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Sales of new homes fell for a third straight month in June, dropping by 6.6%. to the lowest level in more than a year. The Commerce Department reported Monday that the June sales decline left sales at a seasonally adjusted annual rate of 676,000. That followed a 7.7% sales decline in May and a 10.1% fall in April. The June sales pace was down 19.4% from a year ago and was the slowest pace since April 2020. Housing has been a stand-out performer since the economy began emerging from the steep but short pandemic recession in April last year.

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With inflation uncomfortably high and the COVID-19 Delta variant raising economic concerns, a divided Federal Reserve will meet this week to discuss when and how it should dial back its ultra-low-interest rate policies. For now, the U.S. economy is growing briskly in the wake of the pandemic recession, and the pace of hiring is healthy, which is why the Fed’s policymakers will likely move closer toward acting soon. In particular, the officials are expected to discuss the timing and mechanics of slowing their $120 billion-a-month in bond purchases — a pandemic-era policy that is intended to keep long-term loan rates low to spur borrowing and spending.

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Asian shares have fallen as worries grow that a faster-spreading variant of the coronavirus could upend the global economic recovery. Benchmarks in Japan, South Korea, Australia and China declined in early trading. Worries about the pandemic continue in Japan, with three days to go before the Tokyo Olympics open. Several athletes and more than 60 non-athletes affiliated with the Games have tested positive. Just about 22% of the Japanese population is fully vaccinated. Wall Street indexes skidded, with airlines and other companies seen as most threatened from renewed pandemic restrictions.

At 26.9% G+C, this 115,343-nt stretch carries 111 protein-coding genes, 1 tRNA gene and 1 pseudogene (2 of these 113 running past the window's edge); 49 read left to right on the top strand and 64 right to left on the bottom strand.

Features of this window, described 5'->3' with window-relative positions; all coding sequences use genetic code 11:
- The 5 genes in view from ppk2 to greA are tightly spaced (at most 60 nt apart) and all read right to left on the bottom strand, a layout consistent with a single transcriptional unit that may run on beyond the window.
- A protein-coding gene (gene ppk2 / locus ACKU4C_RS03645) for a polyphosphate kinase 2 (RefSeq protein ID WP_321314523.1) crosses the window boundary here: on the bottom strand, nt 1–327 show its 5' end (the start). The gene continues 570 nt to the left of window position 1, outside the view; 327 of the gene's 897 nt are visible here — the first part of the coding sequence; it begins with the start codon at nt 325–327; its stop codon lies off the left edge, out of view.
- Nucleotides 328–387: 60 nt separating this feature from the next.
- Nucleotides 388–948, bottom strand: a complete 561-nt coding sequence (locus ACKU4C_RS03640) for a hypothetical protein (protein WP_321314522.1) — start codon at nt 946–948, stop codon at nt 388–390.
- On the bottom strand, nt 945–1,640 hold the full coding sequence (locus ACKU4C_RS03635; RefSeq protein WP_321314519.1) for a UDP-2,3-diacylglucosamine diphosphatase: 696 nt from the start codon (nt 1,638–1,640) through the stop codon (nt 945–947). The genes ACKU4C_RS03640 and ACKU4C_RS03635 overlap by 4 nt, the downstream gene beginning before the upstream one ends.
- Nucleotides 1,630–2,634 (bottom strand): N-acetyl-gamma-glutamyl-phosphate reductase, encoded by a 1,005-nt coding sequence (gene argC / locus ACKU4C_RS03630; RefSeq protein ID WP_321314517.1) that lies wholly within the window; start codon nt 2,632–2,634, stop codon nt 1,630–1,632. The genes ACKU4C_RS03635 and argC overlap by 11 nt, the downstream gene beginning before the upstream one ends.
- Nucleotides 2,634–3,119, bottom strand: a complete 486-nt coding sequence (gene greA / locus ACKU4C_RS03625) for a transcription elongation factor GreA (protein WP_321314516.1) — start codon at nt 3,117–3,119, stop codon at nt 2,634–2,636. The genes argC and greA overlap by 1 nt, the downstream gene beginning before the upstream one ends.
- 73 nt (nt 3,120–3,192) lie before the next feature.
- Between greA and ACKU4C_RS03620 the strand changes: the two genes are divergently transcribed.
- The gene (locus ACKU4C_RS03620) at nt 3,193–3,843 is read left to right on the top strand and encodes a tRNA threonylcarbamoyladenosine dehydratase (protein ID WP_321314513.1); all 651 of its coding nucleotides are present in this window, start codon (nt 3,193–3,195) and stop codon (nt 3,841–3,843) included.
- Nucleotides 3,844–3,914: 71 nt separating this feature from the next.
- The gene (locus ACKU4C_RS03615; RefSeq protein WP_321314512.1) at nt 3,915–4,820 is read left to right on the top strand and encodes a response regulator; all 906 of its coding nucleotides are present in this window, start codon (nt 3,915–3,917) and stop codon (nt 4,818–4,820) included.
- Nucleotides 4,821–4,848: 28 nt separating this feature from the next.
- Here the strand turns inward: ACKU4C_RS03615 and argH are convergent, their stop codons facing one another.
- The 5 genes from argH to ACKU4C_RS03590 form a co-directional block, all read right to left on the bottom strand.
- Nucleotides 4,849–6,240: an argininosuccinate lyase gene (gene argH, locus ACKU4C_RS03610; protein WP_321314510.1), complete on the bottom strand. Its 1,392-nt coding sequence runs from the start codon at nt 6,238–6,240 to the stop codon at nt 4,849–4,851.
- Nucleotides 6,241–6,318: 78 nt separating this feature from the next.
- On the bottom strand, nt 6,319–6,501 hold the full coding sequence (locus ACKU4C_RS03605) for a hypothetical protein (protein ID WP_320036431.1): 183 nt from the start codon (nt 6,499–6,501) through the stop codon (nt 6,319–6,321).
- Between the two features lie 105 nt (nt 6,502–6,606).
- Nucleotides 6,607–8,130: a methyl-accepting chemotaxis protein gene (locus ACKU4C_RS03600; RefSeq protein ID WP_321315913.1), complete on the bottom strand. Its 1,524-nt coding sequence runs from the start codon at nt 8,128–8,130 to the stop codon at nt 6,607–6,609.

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It hit like derailed train, was hugely destructive but short-lived. The pandemic recession ended in April of 2020, making it the shortest downturn on record. That's according to the committee of economists that determines when recessions begin and end. A committee from National Bureau of Economic Research said Monday that the economy reached a peak in February 2020 and the recession began the following month. It ended in April. The NBER said the recession ended that month because that is when the economy reached its lowest point in terms of jobs and output. The economy began to recover in May.

Economy Recession

Economy Recession

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FILE - In this Dec. 18, 2020, file photo, a person passes the office of the California Employment Development Department in Sacramento, Calif. The recession that broke out with onset of the coronavirus pandemic officially ended in April 2021, making it the shortest downturn on record, according to the committee of economists that determines when recessions begin and end. (AP Photo/Rich Pedroncelli, File)

With the U.S. economy humming, corporate profits flowing and stock prices peaking, investors on Wall Street are beginning to pose an anxious question: Is it all downhill from here? Financial markets are always trying to set prices now for where the economy and corporate profits are likely to be in the future. Even though readings across the economy are still at eye-popping levels, investors see some areas of concern. New variants of the coronavirus are threatening to weaken economies around the world. Inflation is raging as supplies of goods and components fall short of surging demand. And the beginning of the end of the Federal Reserve’s assistance for markets is coming into sight. 

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Worried about surging prices for everything from food and gas to airplane tickets and clothes? Well, Federal Reserve Chair Jerome Powell had a straightforward message in two days of congressional hearings this week: Just give it more time, and those price gains should slow, or even reverse. Still, the Fed chair also acknowledged that the U.S. economy is engaged in an unprecedented reopening after the sharp pandemic recession, making it much harder to anticipate how things like inflation and unemployment will play out.